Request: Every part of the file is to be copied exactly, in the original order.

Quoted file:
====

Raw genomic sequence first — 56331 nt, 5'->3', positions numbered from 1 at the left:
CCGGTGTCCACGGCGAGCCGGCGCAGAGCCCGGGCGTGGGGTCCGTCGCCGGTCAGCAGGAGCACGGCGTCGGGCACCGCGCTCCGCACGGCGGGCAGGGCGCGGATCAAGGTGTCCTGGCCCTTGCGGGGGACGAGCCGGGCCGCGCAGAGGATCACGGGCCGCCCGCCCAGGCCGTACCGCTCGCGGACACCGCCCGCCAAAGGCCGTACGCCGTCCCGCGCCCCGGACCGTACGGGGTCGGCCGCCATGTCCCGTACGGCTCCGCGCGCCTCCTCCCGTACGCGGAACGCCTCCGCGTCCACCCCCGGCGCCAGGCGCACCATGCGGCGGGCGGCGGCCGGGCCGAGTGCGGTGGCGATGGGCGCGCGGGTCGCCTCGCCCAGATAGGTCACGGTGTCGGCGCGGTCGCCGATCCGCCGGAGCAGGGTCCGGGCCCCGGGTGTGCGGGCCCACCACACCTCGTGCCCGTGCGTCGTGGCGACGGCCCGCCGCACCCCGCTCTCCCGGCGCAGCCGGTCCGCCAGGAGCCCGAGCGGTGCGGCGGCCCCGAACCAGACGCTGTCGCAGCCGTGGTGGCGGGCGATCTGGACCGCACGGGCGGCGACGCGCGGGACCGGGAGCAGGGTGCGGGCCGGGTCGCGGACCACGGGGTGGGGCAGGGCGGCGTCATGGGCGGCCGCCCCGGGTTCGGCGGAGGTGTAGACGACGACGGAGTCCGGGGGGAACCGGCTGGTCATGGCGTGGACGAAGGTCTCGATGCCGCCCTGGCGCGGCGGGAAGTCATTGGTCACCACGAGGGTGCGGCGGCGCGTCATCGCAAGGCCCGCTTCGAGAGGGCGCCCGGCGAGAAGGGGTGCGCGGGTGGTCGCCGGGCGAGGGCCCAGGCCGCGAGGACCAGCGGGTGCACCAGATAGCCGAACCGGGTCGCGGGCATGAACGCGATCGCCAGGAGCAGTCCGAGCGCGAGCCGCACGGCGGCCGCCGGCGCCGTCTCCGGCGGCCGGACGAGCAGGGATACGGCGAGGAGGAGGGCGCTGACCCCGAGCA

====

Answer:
Raw genomic sequence first — 56331 nt, 5'->3', positions numbered from 1 at the left:
CCGGTGTCCACGGCGAGCCGGCGCAGAGCCCGGGCGTGGGGTCCGTCGCCGGTCAGCAGGAGCACGGCGTCGGGCACCGCGCTCCGCACGGCGGGCAGGGCGCGGATCAAGGTGTCCTGGCCCTTGCGGGGGACGAGCCGGGCCGCGCAGAGGATCACGGGCCGCCCGCCCAGGCCGTACCGCTCGCGGACACCGCCCGCCAAAGGCCGTACGCCGTCCCGCGCCCCGGACCGTACGGGGTCGGCCGCCATGTCCCGTACGGCTCCGCGCGCCTCCTCCCGTACGCGGAACGCCTCCGCGTCCACCCCCGGCGCCAGGCGCACCATGCGGCGGGCGGCGGCCGGGCCGAGTGCGGTGGCGATGGGCGCGCGGGTCGCCTCGCCCAGATAGGTCACGGTGTCGGCGCGGTCGCCGATCCGCCGGAGCAGGGTCCGGGCCCCGGGTGTGCGGGCCCACCACACCTCGTGCCCGTGCGTCGTGGCGACGGCCCGCCGCACCCCGCTCTCCCGGCGCAGCCGGTCCGCCAGGAGCCCGAGCGGTGCGGCGGCCCCGAACCAGACGCTGTCGCAGCCGTGGTGGCGGGCGATCTGGACCGCACGGGCGGCGACGCGCGGGACCGGGAGCAGGGTGCGGGCCGGGTCGCGGACCACGGGGTGGGGCAGGGCGGCGTCATGGGCGGCCGCCCCGGGTTCGGCGGAGGTGTAGACGACGACGGAGTCCGGGGGGAACCGGCTGGTCATGGCGTGGACGAAGGTCTCGATGCCGCCCTGGCGCGGCGGGAAGTCATTGGTCACCACGAGGGTGCGGCGGCGCGTCATCGCAAGGCCCGCTTCGAGAGGGCGCCCGGCGAGAAGGGGTGCGCGGGTGGTCGCCGGGCGAGGGCCCAGGCCGCGAGGACCAGCGGGTGCACCAGATAGCCGAACCGGGTCGCGGGCATGAACGCGATCGCCAGGAGCAGTCCGAGCGCGAGCCGCACGGCGGCCGCCGGCGCCGTCTCCGGCGGCCGGACGAGCAGGGATACGGCGAGGAGGAGGGCGCTGACCCCGAGCA